'House' uninterrupted: A crackling pleasure
Isn't it nice when your favorite show actually airs for weeks on a regular basis with no "special events," illness-as-metaphor motifs or other sweeps week tinkerings? Four great "Houses" in a row prove how strong the show is when left to its basics -- a medical mystery conceit that is dominated by Hugh Laurie's provocative character, whose actions illuminate the various strengths and flaws of his colleagues.
Last night we got the whole shebang -- child in peril, possible parental abuse, cool neuron graphics and a whole lot of fun personal subplots for the rest of the cast. A little girl collapses at day care, with grown-up symptoms -- heart problems, ovarian cysts, etc. Meanwhile, Drs. Chase and Cameron (Jesse Spencer and Jennifer Morrison, respectively) snip and snarl at each other as their sex-only relationship hits the skids after Chase says he wants more. (While it's been fun watching Cameron play the horn dog -- especially since the two actors recently announced their engagement -- it was rather out of character, but hey, we all have those days.)
House's strange, recent fascination with Cuddy (Lisa Edelstein) also continues -- when Wilson (Robert Sean Leonard) takes her to the theater, House grills him on what happened, after allowing Wilson to at last have the baiting upper-hand. "OK, I slept with her." "Seriously?" "No." "Seriously?" "Yes." "Seriously?" "No." (How we love Leonard, especially on the days when he isn't forced to do either the hangdog devotee or the moralizing parent figure.)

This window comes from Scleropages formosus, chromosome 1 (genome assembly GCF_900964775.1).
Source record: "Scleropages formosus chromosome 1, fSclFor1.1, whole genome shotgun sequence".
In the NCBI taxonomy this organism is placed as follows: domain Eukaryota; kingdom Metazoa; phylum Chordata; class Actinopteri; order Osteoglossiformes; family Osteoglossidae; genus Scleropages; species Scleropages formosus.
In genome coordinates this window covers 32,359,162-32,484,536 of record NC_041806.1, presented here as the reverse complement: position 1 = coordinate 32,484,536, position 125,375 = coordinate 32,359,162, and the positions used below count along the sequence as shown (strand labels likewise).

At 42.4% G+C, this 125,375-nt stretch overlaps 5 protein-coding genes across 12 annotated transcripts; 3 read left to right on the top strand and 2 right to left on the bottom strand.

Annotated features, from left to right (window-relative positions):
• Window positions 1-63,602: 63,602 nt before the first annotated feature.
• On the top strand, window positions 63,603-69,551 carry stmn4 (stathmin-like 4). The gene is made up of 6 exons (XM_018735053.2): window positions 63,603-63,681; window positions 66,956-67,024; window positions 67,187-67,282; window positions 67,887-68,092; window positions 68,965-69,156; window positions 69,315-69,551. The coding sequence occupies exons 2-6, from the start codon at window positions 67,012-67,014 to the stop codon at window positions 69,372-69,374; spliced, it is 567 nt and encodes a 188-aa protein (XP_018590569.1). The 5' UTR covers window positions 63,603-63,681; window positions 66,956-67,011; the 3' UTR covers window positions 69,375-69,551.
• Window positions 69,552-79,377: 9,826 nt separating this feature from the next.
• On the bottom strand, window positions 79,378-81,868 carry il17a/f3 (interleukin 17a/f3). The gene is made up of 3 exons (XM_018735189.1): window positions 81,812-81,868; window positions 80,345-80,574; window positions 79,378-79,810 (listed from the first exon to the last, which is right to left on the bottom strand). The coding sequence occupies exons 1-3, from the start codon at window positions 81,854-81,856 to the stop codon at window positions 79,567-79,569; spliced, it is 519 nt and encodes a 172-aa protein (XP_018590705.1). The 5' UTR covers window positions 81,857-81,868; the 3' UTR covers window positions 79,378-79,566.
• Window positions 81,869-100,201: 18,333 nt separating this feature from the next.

In the last several episodes, Cuddy too has been allowed to get the best of House. Two weeks ago, Cuddy insisted they could save both mother and baby in a too-complicated-to-explain-here case, and they did. (She got her comeuppance last week when, in-flight with House, she joined the panic-reaction psychosis of other passengers after a young man became violently ill. But still.)
The writers have long toyed with a romantic relationship between Cuddy and House, and it makes perfect sense -- she is the only one who seems able to accept House as he is, to give almost as good as she gets and to let most of his barbs fall where they may. How Edelstein can play this in a believable way is the point where acting moves from skill to art.
It's a relief to have some of the spotlight turned from House himself. Although he remains the center of the show, the relentless excavation of his psyche that had marked previous episodes was getting rather wearisome. The shows that are the most satisfying are when the cast is given better business to attend to than the constant care and feeding of House -- Cuddy's attempt to get pregnant, Cameron's attempts to get tough, Wilson's various peccadilloes give the show its necessary depth and allow the main character to reveal himself in a way that does not seem like gun-to-the-head therapy.
(Photo courtesy Fox)